As with all dairy product categories, economic conditions in western markets have also been a major issue. Companies operating in this difficult space have adopted a range of survival strategies. Several have pursued industry consolidation to reduce costs and increase their market power while others have closed or divested loss-making business lines. Some companies have moved towards a ‘cost plus’ model in their dealings with major retailers and most have either bought or built businesses in alternative supply chain product lines (e.g. organics) or competing product lines (e.g. soy, almond and rice milks).

While some players have made good progress and seen improvements in their financial returns in recent years, most have seen a decline in their EBIT margins and stable or deteriorating asset turns, with the sector as a whole seeing a lower ROCE in 2010 than before the commodities price boom. This decline has pushed returns even below those of multi-product cooperatives, which are not truly focused on profit maximisation.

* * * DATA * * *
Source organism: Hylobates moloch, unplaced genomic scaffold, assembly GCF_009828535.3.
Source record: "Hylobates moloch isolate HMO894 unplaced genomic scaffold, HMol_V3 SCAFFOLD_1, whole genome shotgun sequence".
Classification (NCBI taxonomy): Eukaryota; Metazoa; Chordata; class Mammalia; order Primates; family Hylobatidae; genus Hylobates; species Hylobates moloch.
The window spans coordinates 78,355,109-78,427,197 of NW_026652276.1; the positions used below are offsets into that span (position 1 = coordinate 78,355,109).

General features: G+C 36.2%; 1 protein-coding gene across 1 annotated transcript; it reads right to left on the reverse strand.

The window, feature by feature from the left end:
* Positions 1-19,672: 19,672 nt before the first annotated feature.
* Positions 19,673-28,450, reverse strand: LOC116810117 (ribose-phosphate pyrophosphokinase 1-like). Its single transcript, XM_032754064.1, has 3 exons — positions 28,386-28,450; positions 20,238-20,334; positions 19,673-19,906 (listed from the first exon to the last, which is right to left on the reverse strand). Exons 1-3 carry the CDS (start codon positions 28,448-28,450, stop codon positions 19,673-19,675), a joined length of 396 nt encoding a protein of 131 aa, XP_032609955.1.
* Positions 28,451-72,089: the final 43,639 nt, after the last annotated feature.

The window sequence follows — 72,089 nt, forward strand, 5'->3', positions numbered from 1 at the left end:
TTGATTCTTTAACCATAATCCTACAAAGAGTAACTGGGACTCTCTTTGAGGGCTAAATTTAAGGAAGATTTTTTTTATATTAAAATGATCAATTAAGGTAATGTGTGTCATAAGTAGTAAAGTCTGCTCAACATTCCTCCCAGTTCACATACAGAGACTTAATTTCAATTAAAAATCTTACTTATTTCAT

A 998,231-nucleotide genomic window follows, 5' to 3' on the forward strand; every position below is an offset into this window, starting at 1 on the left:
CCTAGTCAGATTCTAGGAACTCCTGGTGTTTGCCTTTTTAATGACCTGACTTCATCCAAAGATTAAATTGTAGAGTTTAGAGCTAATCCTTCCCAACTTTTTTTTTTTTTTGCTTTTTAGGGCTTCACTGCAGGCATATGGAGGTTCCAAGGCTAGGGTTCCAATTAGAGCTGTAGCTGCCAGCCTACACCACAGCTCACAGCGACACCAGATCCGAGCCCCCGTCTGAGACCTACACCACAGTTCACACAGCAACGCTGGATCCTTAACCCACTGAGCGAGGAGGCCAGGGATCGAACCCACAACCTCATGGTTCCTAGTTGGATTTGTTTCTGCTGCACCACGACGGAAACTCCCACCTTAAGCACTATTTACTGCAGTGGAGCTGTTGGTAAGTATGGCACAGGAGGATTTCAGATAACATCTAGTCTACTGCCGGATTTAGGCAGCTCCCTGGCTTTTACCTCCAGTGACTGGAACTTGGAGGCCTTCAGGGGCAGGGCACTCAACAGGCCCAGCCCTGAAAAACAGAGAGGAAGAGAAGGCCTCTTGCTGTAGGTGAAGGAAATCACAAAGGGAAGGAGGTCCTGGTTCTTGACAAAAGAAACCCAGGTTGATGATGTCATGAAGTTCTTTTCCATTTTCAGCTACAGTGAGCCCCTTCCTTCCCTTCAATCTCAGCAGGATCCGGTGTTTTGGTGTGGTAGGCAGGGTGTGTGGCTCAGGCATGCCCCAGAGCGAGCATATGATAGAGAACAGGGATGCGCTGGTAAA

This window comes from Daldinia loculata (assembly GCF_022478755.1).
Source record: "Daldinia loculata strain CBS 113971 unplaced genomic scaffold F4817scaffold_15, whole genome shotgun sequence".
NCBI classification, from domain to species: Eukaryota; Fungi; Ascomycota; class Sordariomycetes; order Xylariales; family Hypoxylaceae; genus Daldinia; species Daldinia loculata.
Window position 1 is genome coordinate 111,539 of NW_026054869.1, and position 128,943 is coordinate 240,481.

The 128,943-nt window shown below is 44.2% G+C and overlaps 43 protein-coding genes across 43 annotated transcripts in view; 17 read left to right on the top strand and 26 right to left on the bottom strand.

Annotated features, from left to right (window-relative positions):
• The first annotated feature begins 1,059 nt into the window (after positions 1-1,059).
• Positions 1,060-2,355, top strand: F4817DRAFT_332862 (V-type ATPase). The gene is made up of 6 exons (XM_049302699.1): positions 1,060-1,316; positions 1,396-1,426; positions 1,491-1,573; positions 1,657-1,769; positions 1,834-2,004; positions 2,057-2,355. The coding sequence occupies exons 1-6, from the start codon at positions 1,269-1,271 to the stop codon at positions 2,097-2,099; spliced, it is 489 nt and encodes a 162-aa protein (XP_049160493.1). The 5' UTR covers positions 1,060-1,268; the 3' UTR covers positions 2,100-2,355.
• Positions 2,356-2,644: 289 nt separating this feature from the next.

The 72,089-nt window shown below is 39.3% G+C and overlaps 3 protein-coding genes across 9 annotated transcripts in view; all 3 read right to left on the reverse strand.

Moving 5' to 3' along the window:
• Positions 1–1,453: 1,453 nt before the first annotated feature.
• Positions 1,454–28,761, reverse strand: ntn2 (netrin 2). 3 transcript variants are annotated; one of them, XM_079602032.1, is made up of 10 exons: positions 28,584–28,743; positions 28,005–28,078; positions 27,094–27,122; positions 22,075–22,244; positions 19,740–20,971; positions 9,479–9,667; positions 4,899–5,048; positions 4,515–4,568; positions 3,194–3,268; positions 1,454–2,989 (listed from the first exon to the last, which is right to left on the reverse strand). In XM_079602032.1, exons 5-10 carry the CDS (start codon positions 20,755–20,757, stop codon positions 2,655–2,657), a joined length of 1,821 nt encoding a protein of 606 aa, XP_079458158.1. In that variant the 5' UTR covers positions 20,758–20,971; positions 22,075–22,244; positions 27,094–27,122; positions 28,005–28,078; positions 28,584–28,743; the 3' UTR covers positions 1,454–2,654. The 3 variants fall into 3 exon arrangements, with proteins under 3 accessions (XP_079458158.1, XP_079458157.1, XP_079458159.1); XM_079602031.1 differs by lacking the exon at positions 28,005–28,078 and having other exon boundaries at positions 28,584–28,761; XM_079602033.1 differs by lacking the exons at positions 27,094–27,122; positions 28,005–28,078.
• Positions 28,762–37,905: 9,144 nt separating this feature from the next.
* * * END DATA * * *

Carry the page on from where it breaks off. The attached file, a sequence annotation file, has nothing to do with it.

Chinese companies

Despite the strong growth story China has represented for the global dairy industry in recent years, it has proved a difficult operating environment for the three main domestic processors.

The multifaceted effects of the melamine crisis have been well documented, and their intense impact on margins in 2008 are evident. It is less well known that processors were facing a gradual decline in their margins and asset use both before and after the crisis period, with 2010 ROCE more than 620 basis points below 2006 levels—and is now among the lowest of any of the categories we have addressed.

While many product categories continue to show exceptional growth, several key cities have seen a slowing growth in liquid milk sales (a product category these players are highly exposed to). These players also face strong competition in a market where growth is slowing and where costs are rising sharply for both local and imported milk. Investment costs are also rising, as a result of supply chain redevelopment (including farm construction) after the melamine crisis, and significant investment in large, modern processing plants, some of which are not yet being fully utilised.

South East Asian players

Perhaps the darlings of the global dairy industry in the last four years have been a collection of South East Asian companies. In two respects this might seem surprising. First, most of the players in this region rely heavily on imported dairy commodities, which have seen significant price rises and volatility. Second, low value-add products make up a high share of their sales in comparison to many players in western markets. Nonetheless, ROCE almost doubled in the four years to 2010, and was well above that achieved by any other category of companies.